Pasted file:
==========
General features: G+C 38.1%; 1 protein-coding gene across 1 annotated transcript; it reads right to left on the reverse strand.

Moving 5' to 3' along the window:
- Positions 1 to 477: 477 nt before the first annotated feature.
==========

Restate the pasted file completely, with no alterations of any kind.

General features: G+C 38.1%; 1 protein-coding gene across 1 annotated transcript; it reads right to left on the reverse strand.

Moving 5' to 3' along the window:
- Positions 1 to 477: 477 nt before the first annotated feature.